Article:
Archive for February, 2012
After installing the OS X 10.8 Mountain Lion Developer Preview I noticed that while git and svn both worked independently, I started receiving the following error trying to use git svn:
Can't locate SVN/Core.pm in @INC (@INC contains: /Applications/Xcode.app/Contents/Developer/usr/share/git-core/perl /usr/../Library/Perl/5.12/darwin-thread-multi-2level /usr/share/git-core/perl /Library/Perl/5.12/darwin-thread-multi-2level /Library/Perl/5.12 /Network/Library/Perl/5.12/darwin-thread-multi-2level /Network/Library/Perl/5.12 /Library/Perl/Updates/5.12.4 /System/Library/Perl/5.12/darwin-thread-multi-2level /System/Library/Perl/5.12 /System/Library/Perl/Extras/5.12/darwin-thread-multi-2level /System/Library/Perl/Extras/5.12 .) at /usr/libexec/git-core/git-svn line 61.
It turns out the path for the svn perl library has moved as part of the Xcode 4.4 restructuring. Since most package managers like Homebrew or MacPorts may not work correctly on the 10.8 preview yet, and the CollabNet svn binary installer is also not updated, it’s easiest to continue using the versions of git and svn bundled with the Xcode 4.4 command line tools and adjust the perl include path to work with the new layout.
To do this:
- Ensure that the Xcode 4.4 command line tools are installed (this is now done from within Xcode under Preferences -> Downloads -> Components).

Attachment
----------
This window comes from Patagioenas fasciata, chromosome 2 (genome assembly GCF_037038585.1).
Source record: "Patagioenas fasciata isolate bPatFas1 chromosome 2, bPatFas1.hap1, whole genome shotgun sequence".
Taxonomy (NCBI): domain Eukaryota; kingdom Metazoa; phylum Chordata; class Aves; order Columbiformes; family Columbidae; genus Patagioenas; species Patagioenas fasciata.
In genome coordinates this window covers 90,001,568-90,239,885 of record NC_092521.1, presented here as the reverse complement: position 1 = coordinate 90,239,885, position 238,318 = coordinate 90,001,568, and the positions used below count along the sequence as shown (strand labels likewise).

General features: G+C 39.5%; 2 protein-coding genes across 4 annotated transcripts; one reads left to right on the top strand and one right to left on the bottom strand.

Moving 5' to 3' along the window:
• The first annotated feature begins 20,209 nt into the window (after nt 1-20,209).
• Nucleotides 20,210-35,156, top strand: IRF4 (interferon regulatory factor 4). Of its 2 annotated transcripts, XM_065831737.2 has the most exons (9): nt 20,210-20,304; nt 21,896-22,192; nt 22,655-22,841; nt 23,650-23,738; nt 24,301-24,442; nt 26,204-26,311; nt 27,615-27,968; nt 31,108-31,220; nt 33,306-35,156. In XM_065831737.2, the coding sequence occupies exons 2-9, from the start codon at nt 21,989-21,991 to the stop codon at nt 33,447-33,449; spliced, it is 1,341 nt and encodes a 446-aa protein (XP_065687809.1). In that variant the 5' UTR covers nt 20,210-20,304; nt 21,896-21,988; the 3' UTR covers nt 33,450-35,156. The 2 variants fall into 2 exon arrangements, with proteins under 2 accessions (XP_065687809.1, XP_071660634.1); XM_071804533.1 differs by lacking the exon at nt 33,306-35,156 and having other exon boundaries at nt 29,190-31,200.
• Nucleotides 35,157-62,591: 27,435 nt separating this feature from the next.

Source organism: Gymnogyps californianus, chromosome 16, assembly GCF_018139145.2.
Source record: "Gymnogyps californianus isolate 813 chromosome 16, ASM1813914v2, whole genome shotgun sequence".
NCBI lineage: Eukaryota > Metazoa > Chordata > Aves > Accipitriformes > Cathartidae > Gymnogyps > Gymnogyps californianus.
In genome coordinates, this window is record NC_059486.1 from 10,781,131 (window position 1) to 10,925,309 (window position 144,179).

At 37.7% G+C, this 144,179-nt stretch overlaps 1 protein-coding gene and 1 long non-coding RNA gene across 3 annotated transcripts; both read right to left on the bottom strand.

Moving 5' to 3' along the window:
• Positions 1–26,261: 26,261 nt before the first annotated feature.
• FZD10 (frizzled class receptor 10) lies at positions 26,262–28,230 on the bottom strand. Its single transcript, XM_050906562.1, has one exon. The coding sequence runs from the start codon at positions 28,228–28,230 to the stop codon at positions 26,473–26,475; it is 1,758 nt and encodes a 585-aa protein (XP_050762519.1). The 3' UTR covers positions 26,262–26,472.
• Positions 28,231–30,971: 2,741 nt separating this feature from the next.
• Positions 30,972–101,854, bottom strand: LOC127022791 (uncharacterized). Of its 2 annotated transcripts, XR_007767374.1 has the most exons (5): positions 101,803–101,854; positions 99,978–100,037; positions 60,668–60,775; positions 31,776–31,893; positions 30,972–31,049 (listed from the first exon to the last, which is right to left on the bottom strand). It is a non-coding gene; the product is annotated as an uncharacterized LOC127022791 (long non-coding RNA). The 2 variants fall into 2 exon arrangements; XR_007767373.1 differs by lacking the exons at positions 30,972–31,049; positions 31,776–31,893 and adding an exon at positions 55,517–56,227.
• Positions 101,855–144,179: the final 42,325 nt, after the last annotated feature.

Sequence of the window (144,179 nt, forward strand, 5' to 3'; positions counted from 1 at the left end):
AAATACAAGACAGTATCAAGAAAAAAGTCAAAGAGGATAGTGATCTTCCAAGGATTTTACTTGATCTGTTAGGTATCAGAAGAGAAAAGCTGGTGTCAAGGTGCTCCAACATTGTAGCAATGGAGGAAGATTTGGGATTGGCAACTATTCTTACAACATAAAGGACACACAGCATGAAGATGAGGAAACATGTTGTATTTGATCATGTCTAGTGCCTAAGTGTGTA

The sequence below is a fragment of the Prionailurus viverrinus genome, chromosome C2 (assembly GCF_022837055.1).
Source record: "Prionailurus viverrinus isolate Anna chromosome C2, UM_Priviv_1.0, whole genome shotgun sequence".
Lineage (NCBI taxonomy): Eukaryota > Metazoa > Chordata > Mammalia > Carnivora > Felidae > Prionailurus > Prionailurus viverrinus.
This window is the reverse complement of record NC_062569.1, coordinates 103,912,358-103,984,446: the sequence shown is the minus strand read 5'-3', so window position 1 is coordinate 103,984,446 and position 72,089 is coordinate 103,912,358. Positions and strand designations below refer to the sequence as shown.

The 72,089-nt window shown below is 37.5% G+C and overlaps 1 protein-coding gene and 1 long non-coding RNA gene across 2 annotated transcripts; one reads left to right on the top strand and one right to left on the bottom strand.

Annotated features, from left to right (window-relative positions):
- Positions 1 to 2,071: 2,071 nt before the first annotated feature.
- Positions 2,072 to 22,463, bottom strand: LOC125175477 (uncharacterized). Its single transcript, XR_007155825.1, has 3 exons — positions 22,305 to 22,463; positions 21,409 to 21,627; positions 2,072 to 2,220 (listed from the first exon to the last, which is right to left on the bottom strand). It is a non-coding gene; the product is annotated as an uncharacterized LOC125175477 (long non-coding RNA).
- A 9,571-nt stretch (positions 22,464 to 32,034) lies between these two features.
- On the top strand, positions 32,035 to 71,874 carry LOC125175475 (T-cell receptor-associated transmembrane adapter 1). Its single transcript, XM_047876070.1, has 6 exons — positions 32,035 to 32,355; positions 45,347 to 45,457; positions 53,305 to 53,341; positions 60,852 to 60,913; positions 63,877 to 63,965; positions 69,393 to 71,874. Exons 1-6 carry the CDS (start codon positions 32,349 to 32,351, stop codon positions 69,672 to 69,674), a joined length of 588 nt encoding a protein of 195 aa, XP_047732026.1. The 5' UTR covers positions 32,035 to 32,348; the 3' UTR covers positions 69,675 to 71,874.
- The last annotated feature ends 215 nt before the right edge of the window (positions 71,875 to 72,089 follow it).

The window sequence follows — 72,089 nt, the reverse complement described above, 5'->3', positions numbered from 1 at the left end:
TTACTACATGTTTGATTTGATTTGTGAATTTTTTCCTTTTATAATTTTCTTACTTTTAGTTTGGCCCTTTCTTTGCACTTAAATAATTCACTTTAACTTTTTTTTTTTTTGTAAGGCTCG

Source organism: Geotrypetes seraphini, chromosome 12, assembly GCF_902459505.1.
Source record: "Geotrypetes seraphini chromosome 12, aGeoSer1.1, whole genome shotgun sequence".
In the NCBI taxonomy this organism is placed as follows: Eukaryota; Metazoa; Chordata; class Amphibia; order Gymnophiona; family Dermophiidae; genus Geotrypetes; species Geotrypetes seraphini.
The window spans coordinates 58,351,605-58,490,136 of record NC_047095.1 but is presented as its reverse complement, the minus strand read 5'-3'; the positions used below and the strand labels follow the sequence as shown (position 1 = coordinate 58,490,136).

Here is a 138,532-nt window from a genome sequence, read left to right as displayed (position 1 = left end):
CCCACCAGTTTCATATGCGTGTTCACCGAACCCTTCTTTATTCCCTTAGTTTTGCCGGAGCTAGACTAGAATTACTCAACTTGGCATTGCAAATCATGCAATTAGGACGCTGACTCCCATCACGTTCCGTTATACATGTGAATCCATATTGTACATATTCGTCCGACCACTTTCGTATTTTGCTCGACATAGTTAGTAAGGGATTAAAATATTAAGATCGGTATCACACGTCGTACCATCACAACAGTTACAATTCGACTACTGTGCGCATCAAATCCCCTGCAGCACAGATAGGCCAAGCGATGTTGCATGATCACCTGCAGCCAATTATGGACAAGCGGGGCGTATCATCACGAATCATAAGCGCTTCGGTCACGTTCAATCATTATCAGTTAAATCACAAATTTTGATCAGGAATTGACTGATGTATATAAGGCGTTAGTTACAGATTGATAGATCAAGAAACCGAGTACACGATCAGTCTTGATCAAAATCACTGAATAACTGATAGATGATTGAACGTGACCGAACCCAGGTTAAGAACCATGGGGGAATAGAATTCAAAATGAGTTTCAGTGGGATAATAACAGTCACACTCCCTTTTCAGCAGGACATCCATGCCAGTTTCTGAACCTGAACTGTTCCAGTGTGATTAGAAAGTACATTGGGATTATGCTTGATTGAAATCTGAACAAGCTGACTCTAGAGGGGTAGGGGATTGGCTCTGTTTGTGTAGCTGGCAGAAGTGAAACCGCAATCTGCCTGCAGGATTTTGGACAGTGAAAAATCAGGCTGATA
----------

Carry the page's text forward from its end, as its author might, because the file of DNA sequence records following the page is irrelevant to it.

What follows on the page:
- Add the following environment variable (or append to it as needed if you’re already setting it elsewhere):
After this git svn should work correctly again!
I just built a loaded up MacBook Pro for my new job and am relieved to find that, finally, they’re viable as a desktop replacement for development work again! I’ve been using an iMac + MacBook Air combination for the past year or so which worked fine when the bulk of my real productive time was at the iMac and the laptop was just for the occasional meeting and travel, but I’m now at a startup again I really one portable computer that does it all wherever I need it.
Based on the recent benchmarks I figured the late 2011 upgrades would put the MBP in the desktop contention range and I was right: quad core, the ability to finally get 16GB SODIMMs as 2×8 for under $200, and the relative cheapness of a blazing-fast third-party SATA III SSD upgrade (I went for a Crucial M4) makes it come in only a hair beneath a fully-loaded iMac (graphics capabilities aside) for somewhere in the ballpark of $3k. Of course, that’s without a 27″ display – but as much as I still love my 27″ iMac at home I honestly found the extreme glossiness pretty bad under office lighting anyway, and am more than happy to wire up a couple generic 23″ anti-glares for a fraction of the cost!
Overall, it’s a killer machine for doing tons of iOS, Android, and miscellaneous server development side-by side with all the IDE’s open and a pile of devices connected without so much as a hiccup, and as a quiet computer fanatic I love that I really have to go out of my way to push it before I ever hear a fan.